Joe Watkins: There have also been several statements trying to create ethical guidelines for the field recently. They may be faltering, but it’s progress—at least there are steps. [See, for example, this statement in Cell and this one in Nature.]
J.R.: In the last few years, there have also been increasing requirements for [community] engagement as part of ethics statements and increasing scrutiny as part of grant proposals. That’s good: You need structural and institutional changes to reinforce calls for ethical reform. There are geneticists who are doing this in really good ways and some who haven’t quite kept pace with the way it should be done—not respecting descendant communities’ wishes with regard to their ancestors, or not providing full transparency about what research will be done with genetic samples.
Q: Some tribes have pushed back against ancient DNA research, which destroys small amounts of human remains. How do you create productive discussions around these concerns?
J.W.: Part of strengthening relationships is bringing in the social and historical concerns of American Indians and understanding the reasons they often feel the way that they do. Too often archaeology and genetics and many of the sciences have jumped in and said, “We need your dead ancestors to give you access to your history.” Meanwhile, tribal people are saying, “We know our history. It’s given to us by our stories and tribal elders. You may not recognize it as epistemologically equal to your science, but Native science has worked for us for centuries and generations. Who are you to tell us your science is better than ours?”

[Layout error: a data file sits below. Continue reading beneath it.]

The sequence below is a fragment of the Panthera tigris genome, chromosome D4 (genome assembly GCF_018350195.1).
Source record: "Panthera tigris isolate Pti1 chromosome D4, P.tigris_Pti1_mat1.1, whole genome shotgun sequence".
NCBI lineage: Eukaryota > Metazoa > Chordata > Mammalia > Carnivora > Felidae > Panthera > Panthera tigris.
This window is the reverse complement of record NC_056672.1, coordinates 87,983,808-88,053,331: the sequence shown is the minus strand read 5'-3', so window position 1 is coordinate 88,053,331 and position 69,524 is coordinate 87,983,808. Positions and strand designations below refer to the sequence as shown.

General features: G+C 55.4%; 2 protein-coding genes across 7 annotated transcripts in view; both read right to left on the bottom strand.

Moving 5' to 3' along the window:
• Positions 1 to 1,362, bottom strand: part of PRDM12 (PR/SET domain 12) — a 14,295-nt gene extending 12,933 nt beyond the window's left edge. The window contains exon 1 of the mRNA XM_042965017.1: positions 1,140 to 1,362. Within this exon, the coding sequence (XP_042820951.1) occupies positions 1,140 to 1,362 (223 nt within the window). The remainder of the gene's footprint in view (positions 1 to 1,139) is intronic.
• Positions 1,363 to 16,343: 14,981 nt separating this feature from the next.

J.R.: There are different ways of looking at the past. One of the ways is with archaeology, and one of the ways is with genetic data. But there are other ways to view things, and we should be respectful of these traditional knowledges about history. I’ve tried to do that by not calling things “prehistory,” [because it excludes oral histories kept by Native people] although I think I’m going to get flak from some archaeologists about that. “Origin myth” is another term a lot of people find derogatory.
Q: What factors have helped improve archaeological practices around Native material?